Apolo Ohno may be a modern-day “American hero” of sorts, but he was the scourge of South Korea during and after the 2002 Salt Lake City Olympics. Ohno, who won the gold medal in the Short Track event because the South Korean was disqualified, was forced to take the heat of the entire Korean nation.
After the Olympics and the controversial call, the young “netizens” of Korea started organizing boycotts of McDonald’s and anti-Americanism became rampant explicitly because of a call made by an Australian judge.
The Koreans, for some reason only known to them, did not blame the Australian judge for mis-judging a technicality and instead, put the heat squarely on Ohno, who they called a “Hollywood actor” for his motions that they claim ensured Kim Dong-Sung’s disqualification from the event.
It became so bad that Ohno and Salt Lake Olympic committee both received death threats from Korean citizens.
The irony abounds.
South Koreans are notorious cheaters in and out of the classroom. In classes, students refer to cheating as “cunning”, which lacks the negative connotation it does here and instead implies approval for someone smart enough to “fool the teacher”. As a former University Instructor in Korea, I can tell you that their cheating methods were not always so clever (think Sarah Palin) and that Korean professors ignored their cheating approximately 99.9% of the time.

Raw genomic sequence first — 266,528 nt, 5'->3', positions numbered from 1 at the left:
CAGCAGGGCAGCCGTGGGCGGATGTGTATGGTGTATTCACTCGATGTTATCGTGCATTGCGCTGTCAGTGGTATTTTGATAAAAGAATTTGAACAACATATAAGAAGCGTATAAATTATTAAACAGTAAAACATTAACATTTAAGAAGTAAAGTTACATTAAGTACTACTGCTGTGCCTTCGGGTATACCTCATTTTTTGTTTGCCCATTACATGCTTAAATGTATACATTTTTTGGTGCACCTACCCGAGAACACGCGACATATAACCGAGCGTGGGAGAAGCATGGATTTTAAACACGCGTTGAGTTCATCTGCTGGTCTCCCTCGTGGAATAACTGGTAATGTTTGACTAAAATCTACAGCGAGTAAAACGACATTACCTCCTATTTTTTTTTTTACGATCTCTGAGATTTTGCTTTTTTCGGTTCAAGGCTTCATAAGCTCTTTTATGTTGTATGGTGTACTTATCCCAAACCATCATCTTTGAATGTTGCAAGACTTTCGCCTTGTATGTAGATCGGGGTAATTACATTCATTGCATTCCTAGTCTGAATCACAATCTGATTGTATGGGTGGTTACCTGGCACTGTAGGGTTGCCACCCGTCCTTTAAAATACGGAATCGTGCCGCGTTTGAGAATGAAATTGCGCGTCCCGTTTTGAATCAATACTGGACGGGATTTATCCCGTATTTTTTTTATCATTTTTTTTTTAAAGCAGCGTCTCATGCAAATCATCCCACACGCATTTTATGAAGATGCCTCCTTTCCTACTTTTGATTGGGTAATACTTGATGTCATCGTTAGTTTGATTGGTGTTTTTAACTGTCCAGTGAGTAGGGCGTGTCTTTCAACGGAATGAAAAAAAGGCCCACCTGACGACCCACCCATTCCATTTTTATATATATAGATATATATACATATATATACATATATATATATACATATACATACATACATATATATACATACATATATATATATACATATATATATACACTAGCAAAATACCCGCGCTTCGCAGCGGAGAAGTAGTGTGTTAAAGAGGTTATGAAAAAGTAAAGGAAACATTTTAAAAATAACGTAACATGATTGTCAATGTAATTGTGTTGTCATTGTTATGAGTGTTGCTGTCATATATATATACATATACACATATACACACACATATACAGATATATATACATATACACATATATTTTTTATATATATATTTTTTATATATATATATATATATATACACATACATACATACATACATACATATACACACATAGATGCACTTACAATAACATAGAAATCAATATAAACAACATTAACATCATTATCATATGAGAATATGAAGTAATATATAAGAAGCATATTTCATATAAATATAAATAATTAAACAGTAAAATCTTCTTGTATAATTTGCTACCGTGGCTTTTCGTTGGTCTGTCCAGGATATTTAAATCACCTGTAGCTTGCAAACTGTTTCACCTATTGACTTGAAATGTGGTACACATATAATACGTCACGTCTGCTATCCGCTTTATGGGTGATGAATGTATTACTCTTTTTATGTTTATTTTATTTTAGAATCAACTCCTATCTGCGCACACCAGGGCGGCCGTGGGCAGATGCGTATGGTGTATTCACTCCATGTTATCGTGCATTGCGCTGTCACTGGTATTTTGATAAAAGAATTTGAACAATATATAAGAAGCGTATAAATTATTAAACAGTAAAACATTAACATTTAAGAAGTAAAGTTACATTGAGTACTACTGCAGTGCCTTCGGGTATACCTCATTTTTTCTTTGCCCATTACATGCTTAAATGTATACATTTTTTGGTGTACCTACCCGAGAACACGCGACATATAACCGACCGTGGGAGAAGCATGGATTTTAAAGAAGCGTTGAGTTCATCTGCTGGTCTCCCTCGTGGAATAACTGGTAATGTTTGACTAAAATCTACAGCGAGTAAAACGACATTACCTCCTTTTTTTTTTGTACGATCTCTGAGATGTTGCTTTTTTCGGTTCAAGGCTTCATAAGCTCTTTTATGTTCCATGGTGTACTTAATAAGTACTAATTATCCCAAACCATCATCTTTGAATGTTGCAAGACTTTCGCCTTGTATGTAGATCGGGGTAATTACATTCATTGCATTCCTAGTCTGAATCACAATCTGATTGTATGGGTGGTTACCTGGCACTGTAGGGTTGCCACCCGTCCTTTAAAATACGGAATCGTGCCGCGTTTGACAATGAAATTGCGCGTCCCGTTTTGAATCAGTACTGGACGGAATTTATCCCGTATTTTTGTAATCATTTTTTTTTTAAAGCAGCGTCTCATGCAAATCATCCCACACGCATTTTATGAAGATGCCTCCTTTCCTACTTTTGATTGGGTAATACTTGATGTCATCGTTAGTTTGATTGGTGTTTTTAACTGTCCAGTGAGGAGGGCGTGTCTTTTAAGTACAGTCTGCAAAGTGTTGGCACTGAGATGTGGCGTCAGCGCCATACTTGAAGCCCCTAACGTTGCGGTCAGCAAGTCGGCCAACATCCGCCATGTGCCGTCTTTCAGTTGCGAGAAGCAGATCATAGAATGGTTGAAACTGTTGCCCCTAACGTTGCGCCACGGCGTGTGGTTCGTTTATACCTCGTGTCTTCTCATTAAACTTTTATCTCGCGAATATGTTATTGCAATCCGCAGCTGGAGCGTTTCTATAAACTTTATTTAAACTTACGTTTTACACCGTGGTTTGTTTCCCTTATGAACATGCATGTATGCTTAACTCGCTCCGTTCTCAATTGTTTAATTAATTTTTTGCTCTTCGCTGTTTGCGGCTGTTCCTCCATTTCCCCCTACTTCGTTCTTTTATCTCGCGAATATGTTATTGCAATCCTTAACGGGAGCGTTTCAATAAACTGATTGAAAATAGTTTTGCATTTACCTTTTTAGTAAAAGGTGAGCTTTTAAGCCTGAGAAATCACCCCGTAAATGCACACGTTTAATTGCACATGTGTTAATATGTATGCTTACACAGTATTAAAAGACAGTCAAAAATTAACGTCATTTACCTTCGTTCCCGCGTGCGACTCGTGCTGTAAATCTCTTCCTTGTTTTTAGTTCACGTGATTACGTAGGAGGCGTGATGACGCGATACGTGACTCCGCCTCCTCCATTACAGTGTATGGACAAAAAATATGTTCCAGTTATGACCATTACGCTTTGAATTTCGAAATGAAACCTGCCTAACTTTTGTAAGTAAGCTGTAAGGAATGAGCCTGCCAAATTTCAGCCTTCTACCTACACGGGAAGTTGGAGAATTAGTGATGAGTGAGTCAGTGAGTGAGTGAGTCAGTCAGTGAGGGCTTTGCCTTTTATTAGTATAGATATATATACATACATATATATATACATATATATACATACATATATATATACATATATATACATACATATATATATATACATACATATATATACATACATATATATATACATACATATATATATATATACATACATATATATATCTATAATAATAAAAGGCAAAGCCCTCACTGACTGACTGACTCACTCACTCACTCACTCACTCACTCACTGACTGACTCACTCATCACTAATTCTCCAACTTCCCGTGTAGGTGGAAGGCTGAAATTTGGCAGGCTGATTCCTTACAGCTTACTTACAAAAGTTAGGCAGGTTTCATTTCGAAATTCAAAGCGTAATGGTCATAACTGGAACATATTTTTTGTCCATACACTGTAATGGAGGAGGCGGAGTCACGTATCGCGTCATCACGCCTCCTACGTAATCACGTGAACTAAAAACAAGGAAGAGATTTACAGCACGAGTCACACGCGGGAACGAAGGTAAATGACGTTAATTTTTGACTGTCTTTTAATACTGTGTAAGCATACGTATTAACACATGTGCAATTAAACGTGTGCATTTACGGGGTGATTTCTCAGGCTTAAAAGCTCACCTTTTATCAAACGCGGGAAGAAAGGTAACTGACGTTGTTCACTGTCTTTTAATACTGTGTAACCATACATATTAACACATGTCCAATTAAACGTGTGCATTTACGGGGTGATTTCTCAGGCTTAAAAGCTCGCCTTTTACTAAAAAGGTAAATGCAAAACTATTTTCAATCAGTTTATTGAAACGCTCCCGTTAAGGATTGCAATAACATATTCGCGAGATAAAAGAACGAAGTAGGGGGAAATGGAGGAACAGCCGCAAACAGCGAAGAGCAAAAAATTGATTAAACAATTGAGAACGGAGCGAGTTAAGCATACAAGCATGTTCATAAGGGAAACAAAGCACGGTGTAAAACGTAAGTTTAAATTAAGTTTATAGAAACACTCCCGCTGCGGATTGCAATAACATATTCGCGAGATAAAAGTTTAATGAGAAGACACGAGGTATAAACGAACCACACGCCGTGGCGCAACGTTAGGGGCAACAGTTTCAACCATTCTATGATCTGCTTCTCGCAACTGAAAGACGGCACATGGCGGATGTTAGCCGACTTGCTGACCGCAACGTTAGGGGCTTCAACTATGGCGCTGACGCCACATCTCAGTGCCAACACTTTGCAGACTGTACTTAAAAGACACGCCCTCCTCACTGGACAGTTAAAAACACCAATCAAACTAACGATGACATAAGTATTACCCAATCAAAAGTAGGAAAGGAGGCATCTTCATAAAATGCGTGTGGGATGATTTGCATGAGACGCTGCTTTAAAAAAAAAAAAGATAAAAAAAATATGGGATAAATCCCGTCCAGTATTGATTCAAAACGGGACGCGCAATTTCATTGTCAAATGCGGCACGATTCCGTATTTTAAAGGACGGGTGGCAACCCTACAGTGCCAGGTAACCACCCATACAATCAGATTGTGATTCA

The Koreans are so infamous for cheating on the GRE (Graduate Requisite Exam) that they are one of three countries in the entire world who are not allowed to take the test on computers.
The “cheating” doesn’t stop there.
In 2002, Korea co-hosted the World Cup with Japan, and advanced further than anyone thought that they might. South Korea managed to win games against Spain and Italy based on controversial referee decisions.
The Italians (who the South Koreans openly worshipped because they thought the Italians were their European counterparts) actually fired Ahn Jung Hwan, the Korean star who scored the golden goal against the Italians, from Perugia the day after the game.
Their reason? He was more loyal to Korea than to Italy.
Of course, this does not necessarily credit or discredit Ohno or the Koreans; it just puts things in a different perspective for me as I watch Ohno skate from the comfort of the US as opposed to Korea for the aftermath of the race the first time.
And, as my friend just observed, the finish to Ohno's 1500 Short Track race when the Koreans knocked each other out may just be Karmic Justice at its very finest.